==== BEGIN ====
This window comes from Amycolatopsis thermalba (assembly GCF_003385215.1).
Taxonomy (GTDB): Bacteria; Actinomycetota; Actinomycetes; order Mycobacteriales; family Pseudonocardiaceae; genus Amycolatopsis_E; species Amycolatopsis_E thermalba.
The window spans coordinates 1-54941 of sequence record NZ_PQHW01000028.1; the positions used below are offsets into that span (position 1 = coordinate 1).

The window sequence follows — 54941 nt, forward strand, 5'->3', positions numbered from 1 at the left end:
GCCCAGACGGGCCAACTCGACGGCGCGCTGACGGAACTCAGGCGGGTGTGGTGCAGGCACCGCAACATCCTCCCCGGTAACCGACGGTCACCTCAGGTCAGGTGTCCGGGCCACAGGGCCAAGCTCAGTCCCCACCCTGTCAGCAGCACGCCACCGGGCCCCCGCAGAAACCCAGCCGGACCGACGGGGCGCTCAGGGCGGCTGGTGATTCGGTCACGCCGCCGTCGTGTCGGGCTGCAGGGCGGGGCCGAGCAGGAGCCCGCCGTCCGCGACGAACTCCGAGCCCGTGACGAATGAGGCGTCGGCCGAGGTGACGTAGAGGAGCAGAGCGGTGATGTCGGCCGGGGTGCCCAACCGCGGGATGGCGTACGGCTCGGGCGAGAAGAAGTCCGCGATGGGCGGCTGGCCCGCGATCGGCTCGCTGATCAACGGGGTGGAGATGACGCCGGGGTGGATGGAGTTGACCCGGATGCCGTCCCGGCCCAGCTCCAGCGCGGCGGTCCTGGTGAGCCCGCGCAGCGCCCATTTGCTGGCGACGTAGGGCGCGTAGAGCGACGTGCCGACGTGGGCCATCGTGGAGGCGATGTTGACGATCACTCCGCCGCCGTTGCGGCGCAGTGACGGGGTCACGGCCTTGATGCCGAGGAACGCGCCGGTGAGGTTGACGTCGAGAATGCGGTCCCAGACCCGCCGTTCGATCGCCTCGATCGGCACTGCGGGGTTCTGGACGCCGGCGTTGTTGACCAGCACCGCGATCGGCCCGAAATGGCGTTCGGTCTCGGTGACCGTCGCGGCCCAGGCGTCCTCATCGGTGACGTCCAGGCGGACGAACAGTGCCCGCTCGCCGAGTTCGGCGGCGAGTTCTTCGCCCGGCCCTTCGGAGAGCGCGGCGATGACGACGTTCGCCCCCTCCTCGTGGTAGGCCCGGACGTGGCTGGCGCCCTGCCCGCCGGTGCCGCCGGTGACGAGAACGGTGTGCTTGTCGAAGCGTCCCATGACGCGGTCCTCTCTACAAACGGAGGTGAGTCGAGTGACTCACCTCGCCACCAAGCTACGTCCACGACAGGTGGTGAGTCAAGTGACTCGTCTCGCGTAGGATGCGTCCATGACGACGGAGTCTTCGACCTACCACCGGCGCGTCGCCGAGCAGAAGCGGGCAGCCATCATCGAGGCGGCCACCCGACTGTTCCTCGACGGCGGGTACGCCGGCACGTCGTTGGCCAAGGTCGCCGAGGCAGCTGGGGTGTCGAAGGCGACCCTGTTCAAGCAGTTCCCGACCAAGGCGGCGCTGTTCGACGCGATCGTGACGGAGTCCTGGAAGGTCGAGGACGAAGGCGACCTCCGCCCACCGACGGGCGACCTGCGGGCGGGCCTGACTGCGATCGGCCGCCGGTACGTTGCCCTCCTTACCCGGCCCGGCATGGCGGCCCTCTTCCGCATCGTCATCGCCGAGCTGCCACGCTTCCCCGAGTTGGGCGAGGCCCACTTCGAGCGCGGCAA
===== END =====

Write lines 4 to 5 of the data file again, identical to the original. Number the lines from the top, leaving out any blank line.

The window sequence follows — 54941 nt, forward strand, 5'->3', positions numbered from 1 at the left end:
GCCCAGACGGGCCAACTCGACGGCGCGCTGACGGAACTCAGGCGGGTGTGGTGCAGGCACCGCAACATCCTCCCCGGTAACCGACGGTCACCTCAGGTCAGGTGTCCGGGCCACAGGGCCAAGCTCAGTCCCCACCCTGTCAGCAGCACGCCACCGGGCCCCCGCAGAAACCCAGCCGGACCGACGGGGCGCTCAGGGCGGCTGGTGATTCGGTCACGCCGCCGTCGTGTCGGGCTGCAGGGCGGGGCCGAGCAGGAGCCCGCCGTCCGCGACGAACTCCGAGCCCGTGACGAATGAGGCGTCGGCCGAGGTGACGTAGAGGAGCAGAGCGGTGATGTCGGCCGGGGTGCCCAACCGCGGGATGGCGTACGGCTCGGGCGAGAAGAAGTCCGCGATGGGCGGCTGGCCCGCGATCGGCTCGCTGATCAACGGGGTGGAGATGACGCCGGGGTGGATGGAGTTGACCCGGATGCCGTCCCGGCCCAGCTCCAGCGCGGCGGTCCTGGTGAGCCCGCGCAGCGCCCATTTGCTGGCGACGTAGGGCGCGTAGAGCGACGTGCCGACGTGGGCCATCGTGGAGGCGATGTTGACGATCACTCCGCCGCCGTTGCGGCGCAGTGACGGGGTCACGGCCTTGATGCCGAGGAACGCGCCGGTGAGGTTGACGTCGAGAATGCGGTCCCAGACCCGCCGTTCGATCGCCTCGATCGGCACTGCGGGGTTCTGGACGCCGGCGTTGTTGACCAGCACCGCGATCGGCCCGAAATGGCGTTCGGTCTCGGTGACCGTCGCGGCCCAGGCGTCCTCATCGGTGACGTCCAGGCGGACGAACAGTGCCCGCTCGCCGAGTTCGGCGGCGAGTTCTTCGCCCGGCCCTTCGGAGAGCGCGGCGATGACGACGTTCGCCCCCTCCTCGTGGTAGGCCCGGACGTGGCTGGCGCCCTGCCCGCCGGTGCCGCCGGTGACGAGAACGGTGTGCTTGTCGAAGCGTCCCATGACGCGGTCCTCTCTACAAACGGAGGTGAGTCGAGTGACTCACCTCGCCACCAAGCTACGTCCACGACAGGTGGTGAGTCAAGTGACTCGTCTCGCGTAGGATGCGTCCATGACGACGGAGTCTTCGACCTACCACCGGCGCGTCGCCGAGCAGAAGCGGGCAGCCATCATCGAGGCGGCCACCCGACTGTTCCTCGACGGCGGGTACGCCGGCACGTCGTTGGCCAAGGTCGCCGAGGCAGCTGGGGTGTCGAAGGCGACCCTGTTCAAGCAGTTCCCGACCAAGGCGGCGCTGTTCGACGCGATCGTGACGGAGTCCTGGAAGGTCGAGGACGAAGGCGACCTCCGCCCACCGACGGGCGACCTGCGGGCGGGCCTGACTGCGATCGGCCGCCGGTACGTTGCCCTCCTTACCCGGCCCGGCATGGCGGCCCTCTTCCGCATCGTCATCGCCGAGCTGCCACGCTTCCCCGAGTTGGGCGAGGCCCACTTCGAGCGCGGCAA